We, the Northern Secwépemc te Qelmúcw have an inherent right to govern ourselves. We did for
10,000 years. We will again – and soon.

NStQ citizens and leaders past and present have chosen a Treaty with Canada and British Columbia as
the best path to transition out of the Indian Act and back to self-government.

And we have chosen to work together, four of the Secwépemc communities of the North, united in our
common goal of NStQ making decisions for NStQ.

Ours was and will be a government structure based on our Secwépemc culture, rooted in the land, in
the language, and in the respect we have for one another.

Indian bands were created by the Indian Act of 1876, replacing Indigenous forms of government.

Under the Indian Act, chief and council are elected by community members and designated the federal
government’s authority over band affairs such as education, on-reserve schools, administration of
housing, water and sewer services, roads and other services. Reserves remain the property of the
federal government.

The chief, representing council, and therefore the Band, directs Band Administration who, in turn, is the
only person with the authority to direct band staff.

Bands must provide financial reports annually to the federal government.

The federal government has capped funding increases for Indigenous communities at two per cent per
year – a rate outstripped by population growth and inflation. In real terms, the funding pot grows
smaller every year.

Within NStQ, the four communities have chosen to join together in a regional level of government as
well – the Northern Shuswap Tribal Council. The Tribal Council is also home to the Northern Shuswap
Treaty Society. Both entities are governed by a Board of Directors made up of the four chiefs.
The NStQ Leadership Council, hosted monthly at NSTC, was formed to guide and provide oversight of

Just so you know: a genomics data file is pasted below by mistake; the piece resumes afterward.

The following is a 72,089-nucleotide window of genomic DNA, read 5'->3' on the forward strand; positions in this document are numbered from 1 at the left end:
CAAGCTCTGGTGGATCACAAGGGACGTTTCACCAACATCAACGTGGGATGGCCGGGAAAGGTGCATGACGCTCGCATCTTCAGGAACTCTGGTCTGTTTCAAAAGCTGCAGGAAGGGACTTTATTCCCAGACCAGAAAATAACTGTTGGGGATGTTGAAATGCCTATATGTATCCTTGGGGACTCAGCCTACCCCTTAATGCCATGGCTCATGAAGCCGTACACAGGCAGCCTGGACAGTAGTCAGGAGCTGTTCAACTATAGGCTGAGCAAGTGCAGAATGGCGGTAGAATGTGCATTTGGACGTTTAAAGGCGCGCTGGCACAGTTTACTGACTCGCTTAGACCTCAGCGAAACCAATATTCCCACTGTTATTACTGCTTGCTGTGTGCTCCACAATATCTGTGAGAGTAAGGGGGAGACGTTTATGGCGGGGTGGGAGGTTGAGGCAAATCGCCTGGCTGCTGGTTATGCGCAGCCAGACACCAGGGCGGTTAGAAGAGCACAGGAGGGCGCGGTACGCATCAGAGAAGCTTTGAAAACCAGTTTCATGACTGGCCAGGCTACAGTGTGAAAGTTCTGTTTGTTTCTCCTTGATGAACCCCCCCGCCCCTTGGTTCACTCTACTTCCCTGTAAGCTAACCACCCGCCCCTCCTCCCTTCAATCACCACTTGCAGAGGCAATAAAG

treaty-related decisions. All chiefs and council members are members of the Leadership Council, which
must have at least two representatives from each community to reach quorum and make decisions.

NStQ citizens and leadership have chosen a path forward with Shared Governance. Under this structure, each community will have authority over areas affecting the everyday lives of community members. This will include Housing, Child and Family Wellness programs, Infrastructure, local Economic Development, and Land Use on Treaty Settlement Lands owned by that community. There will also be a fifth level of government shared by all four communities. At this regional level will rest authority in areas where the four communities have common interests and where cooperation will result in cost savings or increased political clout on a provincial or national basis. While this Shared Governance structure is still taking shape, we anticipate that the regional government will be responsible for administering NStQ-wide programs. These may include certification of Aboriginal healers within NStQ territory, accreditation of Secwépemc language teachers within NStQ territory, NStQ elections, administration of citizenship, relations with other levels of government, common Stewardship issues, and joint economic development initiatives agreed to by the communities. Once NStQ reaches a Treaty agreement, citizens will vote on the agreement.